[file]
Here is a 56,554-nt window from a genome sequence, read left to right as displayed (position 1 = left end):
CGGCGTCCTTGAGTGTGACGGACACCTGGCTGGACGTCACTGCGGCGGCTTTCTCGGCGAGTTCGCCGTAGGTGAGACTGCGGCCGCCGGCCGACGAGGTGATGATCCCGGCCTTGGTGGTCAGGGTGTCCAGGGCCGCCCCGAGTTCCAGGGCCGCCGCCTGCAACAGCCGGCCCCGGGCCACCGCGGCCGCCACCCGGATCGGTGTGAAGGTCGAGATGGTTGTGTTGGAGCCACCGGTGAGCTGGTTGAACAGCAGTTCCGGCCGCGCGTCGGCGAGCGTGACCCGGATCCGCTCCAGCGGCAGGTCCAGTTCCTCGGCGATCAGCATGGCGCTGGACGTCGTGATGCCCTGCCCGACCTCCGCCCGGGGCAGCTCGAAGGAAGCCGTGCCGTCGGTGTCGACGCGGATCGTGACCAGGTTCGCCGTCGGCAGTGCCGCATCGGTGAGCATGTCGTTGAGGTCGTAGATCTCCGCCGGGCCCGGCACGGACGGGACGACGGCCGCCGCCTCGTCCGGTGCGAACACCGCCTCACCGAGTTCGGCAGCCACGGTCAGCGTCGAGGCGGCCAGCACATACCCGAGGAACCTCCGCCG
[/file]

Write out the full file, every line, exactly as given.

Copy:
Here is a 56,554-nt window from a genome sequence, read left to right as displayed (position 1 = left end):
CGGCGTCCTTGAGTGTGACGGACACCTGGCTGGACGTCACTGCGGCGGCTTTCTCGGCGAGTTCGCCGTAGGTGAGACTGCGGCCGCCGGCCGACGAGGTGATGATCCCGGCCTTGGTGGTCAGGGTGTCCAGGGCCGCCCCGAGTTCCAGGGCCGCCGCCTGCAACAGCCGGCCCCGGGCCACCGCGGCCGCCACCCGGATCGGTGTGAAGGTCGAGATGGTTGTGTTGGAGCCACCGGTGAGCTGGTTGAACAGCAGTTCCGGCCGCGCGTCGGCGAGCGTGACCCGGATCCGCTCCAGCGGCAGGTCCAGTTCCTCGGCGATCAGCATGGCGCTGGACGTCGTGATGCCCTGCCCGACCTCCGCCCGGGGCAGCTCGAAGGAAGCCGTGCCGTCGGTGTCGACGCGGATCGTGACCAGGTTCGCCGTCGGCAGTGCCGCATCGGTGAGCATGTCGTTGAGGTCGTAGATCTCCGCCGGGCCCGGCACGGACGGGACGACGGCCGCCGCCTCGTCCGGTGCGAACACCGCCTCACCGAGTTCGGCAGCCACGGTCAGCGTCGAGGCGGCCAGCACATACCCGAGGAACCTCCGCCG